kyle morley

Thread starter
Messages
50
Location
NJ
I agree that most engines that are run often run fine on E10. The problem is with those that are not run often and spend a lot of time in storage. I have a number of older engines on collector-type machines, that were not designed with ethanol in mind, and spend a lot of time sitting, so they are particularly vulnerable to problems. Water is not a problem only if you leave them in the rain. The vented tanks on must older vehicles and engines "breathe" ambient air in and out all the time, with each change in temp and barometric pressure. With ethanol mixes, the moisture in the air in absorbed in the gas. Only a tiny bit at a time, but it builds up, and stabilizers, if you read the fine print, turn out to be pretty much ineffectual in this regard. But then I don't recall asking for advice on whether I should use E10 in the first place. I was asking specifically for comments on whether using water to remove the ethanol would have any negative effects on the remaining gas. 100LL avgas is a possible solution, but has a lot more lead than I really want to be putting through my engines. Removing the ethanol with water is cheap and easily done - it there isn't some catch I am missing!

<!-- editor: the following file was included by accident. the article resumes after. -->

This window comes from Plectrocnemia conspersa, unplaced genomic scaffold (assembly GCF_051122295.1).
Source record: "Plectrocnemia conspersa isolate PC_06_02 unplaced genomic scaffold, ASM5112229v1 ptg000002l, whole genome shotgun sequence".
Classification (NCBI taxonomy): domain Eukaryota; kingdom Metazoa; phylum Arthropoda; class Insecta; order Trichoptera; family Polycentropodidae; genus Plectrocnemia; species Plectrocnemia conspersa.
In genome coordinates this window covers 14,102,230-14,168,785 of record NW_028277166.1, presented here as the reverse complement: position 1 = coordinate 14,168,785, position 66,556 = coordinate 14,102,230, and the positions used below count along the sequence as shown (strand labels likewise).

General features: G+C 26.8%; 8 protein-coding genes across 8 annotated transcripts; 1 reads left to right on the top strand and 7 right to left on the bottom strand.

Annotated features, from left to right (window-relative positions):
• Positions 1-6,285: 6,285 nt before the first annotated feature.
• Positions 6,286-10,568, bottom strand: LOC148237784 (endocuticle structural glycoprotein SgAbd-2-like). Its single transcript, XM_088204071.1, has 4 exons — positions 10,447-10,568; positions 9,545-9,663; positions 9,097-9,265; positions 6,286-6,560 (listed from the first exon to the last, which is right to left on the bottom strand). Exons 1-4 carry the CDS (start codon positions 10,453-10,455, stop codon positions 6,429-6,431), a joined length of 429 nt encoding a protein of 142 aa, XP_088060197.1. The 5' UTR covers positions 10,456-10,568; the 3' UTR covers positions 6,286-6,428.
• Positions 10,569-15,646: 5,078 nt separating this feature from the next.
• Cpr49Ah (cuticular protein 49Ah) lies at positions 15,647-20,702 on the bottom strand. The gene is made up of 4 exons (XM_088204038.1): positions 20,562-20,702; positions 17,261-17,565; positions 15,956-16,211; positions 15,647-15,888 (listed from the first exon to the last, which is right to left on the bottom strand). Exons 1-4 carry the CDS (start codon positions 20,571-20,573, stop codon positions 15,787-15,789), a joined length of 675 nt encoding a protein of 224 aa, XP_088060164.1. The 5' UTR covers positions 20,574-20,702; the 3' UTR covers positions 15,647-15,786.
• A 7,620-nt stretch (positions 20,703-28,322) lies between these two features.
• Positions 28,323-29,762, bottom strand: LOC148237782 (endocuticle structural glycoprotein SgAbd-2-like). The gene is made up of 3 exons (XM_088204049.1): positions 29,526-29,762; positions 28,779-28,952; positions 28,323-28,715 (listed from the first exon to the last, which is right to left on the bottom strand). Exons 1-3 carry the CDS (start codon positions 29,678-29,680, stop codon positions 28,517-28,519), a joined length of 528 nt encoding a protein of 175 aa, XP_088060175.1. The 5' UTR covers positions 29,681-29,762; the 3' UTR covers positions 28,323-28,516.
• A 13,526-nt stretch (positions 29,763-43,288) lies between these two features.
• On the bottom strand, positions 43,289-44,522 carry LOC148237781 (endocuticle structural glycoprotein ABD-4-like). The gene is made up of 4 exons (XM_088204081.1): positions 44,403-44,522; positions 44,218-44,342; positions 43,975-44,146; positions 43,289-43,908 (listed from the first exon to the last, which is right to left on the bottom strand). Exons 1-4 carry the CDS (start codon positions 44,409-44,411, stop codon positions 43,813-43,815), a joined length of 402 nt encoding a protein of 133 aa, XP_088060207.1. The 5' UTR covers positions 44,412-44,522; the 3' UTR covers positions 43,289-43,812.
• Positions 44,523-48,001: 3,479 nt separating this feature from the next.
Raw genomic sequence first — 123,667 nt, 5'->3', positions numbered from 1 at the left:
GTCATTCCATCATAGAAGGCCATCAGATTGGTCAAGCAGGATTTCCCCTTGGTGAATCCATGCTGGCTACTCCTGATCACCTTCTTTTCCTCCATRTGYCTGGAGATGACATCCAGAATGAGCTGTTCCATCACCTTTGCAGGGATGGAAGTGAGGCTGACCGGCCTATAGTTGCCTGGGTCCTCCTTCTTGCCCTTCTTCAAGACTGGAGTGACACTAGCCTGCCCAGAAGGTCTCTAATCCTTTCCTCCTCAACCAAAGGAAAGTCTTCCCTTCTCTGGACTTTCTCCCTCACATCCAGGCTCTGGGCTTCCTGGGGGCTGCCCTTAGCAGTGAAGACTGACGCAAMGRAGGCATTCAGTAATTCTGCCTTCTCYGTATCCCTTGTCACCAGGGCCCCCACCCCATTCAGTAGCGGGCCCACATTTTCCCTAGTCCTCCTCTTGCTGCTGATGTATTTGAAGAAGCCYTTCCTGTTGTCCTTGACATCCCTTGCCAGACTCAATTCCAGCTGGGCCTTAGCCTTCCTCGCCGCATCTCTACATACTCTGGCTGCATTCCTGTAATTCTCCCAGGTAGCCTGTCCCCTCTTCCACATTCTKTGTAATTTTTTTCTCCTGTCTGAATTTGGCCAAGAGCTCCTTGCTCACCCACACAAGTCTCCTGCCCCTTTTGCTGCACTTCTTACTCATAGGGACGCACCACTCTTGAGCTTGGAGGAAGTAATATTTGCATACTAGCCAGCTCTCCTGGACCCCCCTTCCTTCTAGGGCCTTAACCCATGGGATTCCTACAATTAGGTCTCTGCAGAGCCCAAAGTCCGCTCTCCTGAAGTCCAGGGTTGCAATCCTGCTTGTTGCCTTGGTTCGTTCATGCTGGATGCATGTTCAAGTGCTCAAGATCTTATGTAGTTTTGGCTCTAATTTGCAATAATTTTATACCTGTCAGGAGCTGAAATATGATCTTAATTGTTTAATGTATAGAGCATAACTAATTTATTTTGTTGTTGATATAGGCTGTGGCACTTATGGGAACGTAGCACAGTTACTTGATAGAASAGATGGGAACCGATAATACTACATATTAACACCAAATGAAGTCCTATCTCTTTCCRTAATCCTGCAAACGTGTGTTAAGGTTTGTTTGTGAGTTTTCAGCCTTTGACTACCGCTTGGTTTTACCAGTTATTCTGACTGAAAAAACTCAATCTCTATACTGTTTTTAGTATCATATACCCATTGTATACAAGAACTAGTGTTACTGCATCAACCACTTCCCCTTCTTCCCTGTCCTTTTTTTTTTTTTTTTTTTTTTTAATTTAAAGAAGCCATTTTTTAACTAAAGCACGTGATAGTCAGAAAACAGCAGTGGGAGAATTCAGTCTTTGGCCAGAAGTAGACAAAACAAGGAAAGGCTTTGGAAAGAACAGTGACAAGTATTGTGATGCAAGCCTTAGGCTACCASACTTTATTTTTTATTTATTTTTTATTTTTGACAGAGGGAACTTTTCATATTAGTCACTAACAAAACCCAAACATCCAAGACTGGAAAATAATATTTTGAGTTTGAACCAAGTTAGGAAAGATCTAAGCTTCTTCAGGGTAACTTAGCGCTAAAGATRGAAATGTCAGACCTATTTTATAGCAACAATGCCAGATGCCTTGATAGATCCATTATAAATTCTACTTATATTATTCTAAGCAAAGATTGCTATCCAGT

Messages
7,430
Location
beaver land EH?